Friday, December 23, 2011

The Morning Call Stay on the sidelines, at least today

The Market

The indices (DJIA 12169, S&P 1254) continue to follow through to the upside. They remain within their intermediate term trading ranges (10725-12919, 1101-1372). The S&P has now closed three days in a row above the 1230 resistance/support level and its 50 day moving average. Another day and both breaks will be confirmed. Recall that the DJIA never traded below its 1230 comparable level (11741) and closed only one day below its 50 day moving average. So we are also one day from the Averages being back in sync.

In addition, both indexes continue to build an inverse head and shoulders; both are also in a very short term up trend off the October lows. That puts support at 10725/1230 and the uptrend off the October lows (11965/1204). Resistance exists at the reverse head and shoulders neckline (12242/1266) and for the S&P, its 200 day moving average (circa 1259). The DJIA has already broken through its 200 day moving average.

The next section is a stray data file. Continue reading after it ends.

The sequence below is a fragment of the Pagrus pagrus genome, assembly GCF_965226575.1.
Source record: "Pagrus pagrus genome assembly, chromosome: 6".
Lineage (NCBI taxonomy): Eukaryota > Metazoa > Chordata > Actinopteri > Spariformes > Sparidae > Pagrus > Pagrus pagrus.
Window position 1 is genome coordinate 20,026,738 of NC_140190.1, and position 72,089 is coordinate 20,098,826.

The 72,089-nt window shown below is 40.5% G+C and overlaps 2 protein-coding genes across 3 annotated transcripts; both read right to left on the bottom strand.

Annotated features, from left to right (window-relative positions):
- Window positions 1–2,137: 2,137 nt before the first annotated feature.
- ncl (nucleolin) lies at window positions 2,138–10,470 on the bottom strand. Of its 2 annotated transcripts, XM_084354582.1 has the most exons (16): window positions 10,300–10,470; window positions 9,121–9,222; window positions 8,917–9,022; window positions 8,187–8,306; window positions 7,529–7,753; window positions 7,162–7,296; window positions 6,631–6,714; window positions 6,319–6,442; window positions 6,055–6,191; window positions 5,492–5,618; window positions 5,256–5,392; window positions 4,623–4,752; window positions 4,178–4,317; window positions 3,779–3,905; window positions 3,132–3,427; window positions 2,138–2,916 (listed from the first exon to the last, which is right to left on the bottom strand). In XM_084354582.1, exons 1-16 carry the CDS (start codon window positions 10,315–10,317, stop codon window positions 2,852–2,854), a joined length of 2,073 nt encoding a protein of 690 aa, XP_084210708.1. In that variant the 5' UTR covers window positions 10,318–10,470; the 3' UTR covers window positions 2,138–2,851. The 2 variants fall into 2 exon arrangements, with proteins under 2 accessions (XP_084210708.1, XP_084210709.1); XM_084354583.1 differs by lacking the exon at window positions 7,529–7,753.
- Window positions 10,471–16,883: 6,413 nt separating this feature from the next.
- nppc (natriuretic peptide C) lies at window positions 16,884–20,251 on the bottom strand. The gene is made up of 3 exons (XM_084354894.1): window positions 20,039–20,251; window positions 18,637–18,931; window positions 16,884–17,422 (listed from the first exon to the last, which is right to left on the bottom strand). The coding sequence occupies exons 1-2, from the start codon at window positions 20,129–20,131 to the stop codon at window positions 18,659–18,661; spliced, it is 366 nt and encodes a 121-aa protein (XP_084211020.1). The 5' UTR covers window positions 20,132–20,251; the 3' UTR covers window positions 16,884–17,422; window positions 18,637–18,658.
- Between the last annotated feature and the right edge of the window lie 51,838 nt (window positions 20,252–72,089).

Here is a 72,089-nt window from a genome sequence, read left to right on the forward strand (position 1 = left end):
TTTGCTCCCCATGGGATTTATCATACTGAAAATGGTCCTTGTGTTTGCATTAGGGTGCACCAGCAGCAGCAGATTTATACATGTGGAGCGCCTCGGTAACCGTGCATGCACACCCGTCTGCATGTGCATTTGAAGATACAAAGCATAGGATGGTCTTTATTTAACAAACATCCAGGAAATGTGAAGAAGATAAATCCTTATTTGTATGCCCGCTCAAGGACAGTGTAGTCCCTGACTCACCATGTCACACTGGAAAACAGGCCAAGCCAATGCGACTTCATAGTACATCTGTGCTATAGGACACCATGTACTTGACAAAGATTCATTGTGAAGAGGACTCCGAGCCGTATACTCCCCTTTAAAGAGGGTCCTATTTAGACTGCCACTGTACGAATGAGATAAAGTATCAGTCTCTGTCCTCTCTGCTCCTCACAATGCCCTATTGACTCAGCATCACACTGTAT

As you can see, the Averages are trading in a very congested area with several significant patterns developing and a number of closely spaced resistance and support levels. That suggests caution. Our Portfolios will likely do nothing till the above referenced neckline of inverse head and shoulders are broken to the upside lots or prices fall below 11741/1230.

The VIX continues to decline which is a positive for stocks.

GLD (156) failed to successfully challenge its 200 day moving average (157) to the upside; for the moment, this represents resistance. Near in support exists at 153.


Fundamentally, the news flow continues to support our forecast:

The economic news is mixed albeit with enough positives to suggest our slow, sluggish recovery thesis is spot on.

The Europeans are managing to just barely ‘muddle through’, the latest ‘new’ financing package being a positive but only marginally effective and hardly a solution.

Our own political class once more demonstrates its ineptness.

Yesterday’s good economic news was great weekly jobless claims and better than expected leading economic indicators and the University of Michigan consumer sentiment reading. The bad news was a disappointing revision to third quarter GDP. This data continues to support our forecast and therefore is priced into our Models.